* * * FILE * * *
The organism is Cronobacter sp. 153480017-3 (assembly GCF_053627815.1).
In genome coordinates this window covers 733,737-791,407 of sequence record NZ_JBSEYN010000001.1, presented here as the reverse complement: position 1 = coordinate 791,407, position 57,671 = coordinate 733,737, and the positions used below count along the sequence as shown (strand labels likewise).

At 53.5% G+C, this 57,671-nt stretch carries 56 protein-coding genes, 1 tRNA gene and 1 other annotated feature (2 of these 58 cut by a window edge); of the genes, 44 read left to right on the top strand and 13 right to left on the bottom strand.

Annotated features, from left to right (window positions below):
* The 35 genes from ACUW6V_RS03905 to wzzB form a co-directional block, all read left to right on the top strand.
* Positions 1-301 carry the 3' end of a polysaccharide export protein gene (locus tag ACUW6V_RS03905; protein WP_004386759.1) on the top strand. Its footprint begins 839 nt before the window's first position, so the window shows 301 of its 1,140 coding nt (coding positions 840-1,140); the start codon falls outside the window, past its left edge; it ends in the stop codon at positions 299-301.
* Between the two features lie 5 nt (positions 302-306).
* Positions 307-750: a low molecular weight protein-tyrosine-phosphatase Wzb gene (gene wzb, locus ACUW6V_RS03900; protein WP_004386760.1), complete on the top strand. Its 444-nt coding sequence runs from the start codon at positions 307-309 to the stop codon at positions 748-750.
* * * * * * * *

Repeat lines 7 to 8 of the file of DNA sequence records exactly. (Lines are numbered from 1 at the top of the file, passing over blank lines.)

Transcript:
* Between the two features lie 5 nt (positions 302-306).
* Positions 307-750: a low molecular weight protein-tyrosine-phosphatase Wzb gene (gene wzb, locus ACUW6V_RS03900; protein WP_004386760.1), complete on the top strand. Its 444-nt coding sequence runs from the start codon at positions 307-309 to the stop codon at positions 748-750.